If you follow higher-end beauty and cosmetic brands, and if like me you have an obsession with Skincare then you would probably have seen the latest trends of ingredients that are marketed to be environmentally friendly, vegan, organic and natural. And whilst it may all seem extremely satisfying to purchase a moisturiser that has a minimal environmental footprint, it is not so satisfying to find out that you dropped 2k on a product that had barely enough of the ingredient to actually make a difference. What am I getting at?
Much like it’s paletted counterpart Whitewashing, which is a metaphor that refers to the glossing over or cover-up of vices, greenwashing is the process of conveying a false impression or providing misleading information about how a company’s products are more environmentally sound.
We see if far too often (more than we should) with bigger and smaller brands that make misleading claims about the environmental benefits of the product and worse, the origin of the recipe and ingredients used. Because I mean, we all love ourselves a little natural, right? So what is the difference between Green vs Green Washing?
What if I told you that corn chips, you know the ones you use in your nachos is in fact naturally derived? No way right? I mean Doritos as delicious as it is, is packed with preservatives and chemicals. Well, actually it is naturally derived. Here’s why.
The words “plant-derived” or “naturally derived” simply means that the ingredient started out as a whole plant. It does not, however, account for the ways in which the plant has been processed in its life cycle before it reaches its final form. The same can be said for Natural at Origin labels. The base/core ingredient in its original form may be natural but this does not necessarily mean that by the end of it all, it’s still natural.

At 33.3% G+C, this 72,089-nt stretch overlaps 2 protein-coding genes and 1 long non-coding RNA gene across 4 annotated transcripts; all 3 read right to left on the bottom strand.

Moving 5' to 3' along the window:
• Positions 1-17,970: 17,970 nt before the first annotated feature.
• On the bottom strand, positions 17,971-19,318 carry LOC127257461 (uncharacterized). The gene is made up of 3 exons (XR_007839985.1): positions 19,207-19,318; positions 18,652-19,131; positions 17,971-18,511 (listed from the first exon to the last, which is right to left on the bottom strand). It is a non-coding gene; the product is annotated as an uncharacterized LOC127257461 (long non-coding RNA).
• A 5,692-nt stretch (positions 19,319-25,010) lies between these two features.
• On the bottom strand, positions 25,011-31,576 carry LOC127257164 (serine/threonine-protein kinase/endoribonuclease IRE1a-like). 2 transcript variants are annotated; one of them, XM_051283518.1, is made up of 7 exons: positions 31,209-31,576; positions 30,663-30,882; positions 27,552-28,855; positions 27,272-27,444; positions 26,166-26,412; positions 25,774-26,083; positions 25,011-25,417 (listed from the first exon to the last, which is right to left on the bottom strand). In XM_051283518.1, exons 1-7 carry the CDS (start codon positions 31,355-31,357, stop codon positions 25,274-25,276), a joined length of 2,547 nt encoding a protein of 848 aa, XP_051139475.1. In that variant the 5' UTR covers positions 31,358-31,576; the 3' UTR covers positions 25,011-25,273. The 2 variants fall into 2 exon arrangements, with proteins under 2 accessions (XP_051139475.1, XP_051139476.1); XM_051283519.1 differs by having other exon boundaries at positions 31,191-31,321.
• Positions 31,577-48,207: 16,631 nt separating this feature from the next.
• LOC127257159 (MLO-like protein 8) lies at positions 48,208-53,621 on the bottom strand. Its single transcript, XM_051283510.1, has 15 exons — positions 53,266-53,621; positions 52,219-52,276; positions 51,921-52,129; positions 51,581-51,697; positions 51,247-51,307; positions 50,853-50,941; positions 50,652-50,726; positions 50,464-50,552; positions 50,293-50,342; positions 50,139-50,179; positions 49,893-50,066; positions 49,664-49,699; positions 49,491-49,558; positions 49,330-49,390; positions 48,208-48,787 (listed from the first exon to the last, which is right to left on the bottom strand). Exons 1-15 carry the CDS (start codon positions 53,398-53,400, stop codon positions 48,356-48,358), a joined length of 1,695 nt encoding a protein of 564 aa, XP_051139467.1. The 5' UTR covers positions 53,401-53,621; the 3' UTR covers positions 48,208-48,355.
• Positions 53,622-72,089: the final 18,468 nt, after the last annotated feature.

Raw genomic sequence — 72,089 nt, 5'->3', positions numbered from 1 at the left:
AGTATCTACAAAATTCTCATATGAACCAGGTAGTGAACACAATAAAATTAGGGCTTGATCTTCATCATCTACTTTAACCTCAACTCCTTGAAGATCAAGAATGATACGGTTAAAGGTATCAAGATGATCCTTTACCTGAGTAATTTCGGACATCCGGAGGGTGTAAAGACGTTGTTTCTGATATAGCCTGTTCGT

This is perhaps one of the most common forms of greenwashing I have observed in the beauty industry. As a consumer, we are encouraged to believe and accept that the product we are purchasing is a natural product when in reality it is most likely close to being completely synthetic.
Let’s get technical
Let’s just say some ingredients look and smell natural, there is a big likelihood that it has reacted with a petroleum-derived substance in order to create its natural effect. Jojoba Oil as an example. It depends largely on how it is produced. Jojoba seeds contain 60% Jojoba Oil in terms of weight. In fact, it is so loaded with oil, that you can cold press the seeds to produce the most flawless, smooth and beautiful golden oil. However, there is still a fair volume of oil leftover in the seed pulp after the initial cold presses and the harvesters will dare not waste it. Instead, they will use that remainder pulp for downmarket “natural and origin” products.
At this point, you can start to see where good intentions start to turn bad. The additions of chemical extracts such as Hexane, Benzene and petroleum are reacted with that remainder pulp to produce lower grades of jojoba. Most of the chemical extracts are then removed during the processing but trace contamination remains in the product but stays off the ingredient list. This is perhaps one of the biggest reasons I place such a heavy emphasis on labels and the importance of knowing them. Some of the bigger brands we know and love only have between 1 – 3% of a base ingredient in their product, which means you will be paying a premium price for a product that may not have any difference to your skin at all.
I could go on about what to look out for and ways in which to inform yourself but the truth is it really does come down to reading labels, even if for beauty products. Sure, our grandparents never had to dive so deep into research back in their day – because the products they used were simple, natural and effective. So before you fork out a couple of grand on a product that promises “active” ingredients, make sure you know how much of it exists in the product and what part of the plant was used.
Seri signing off…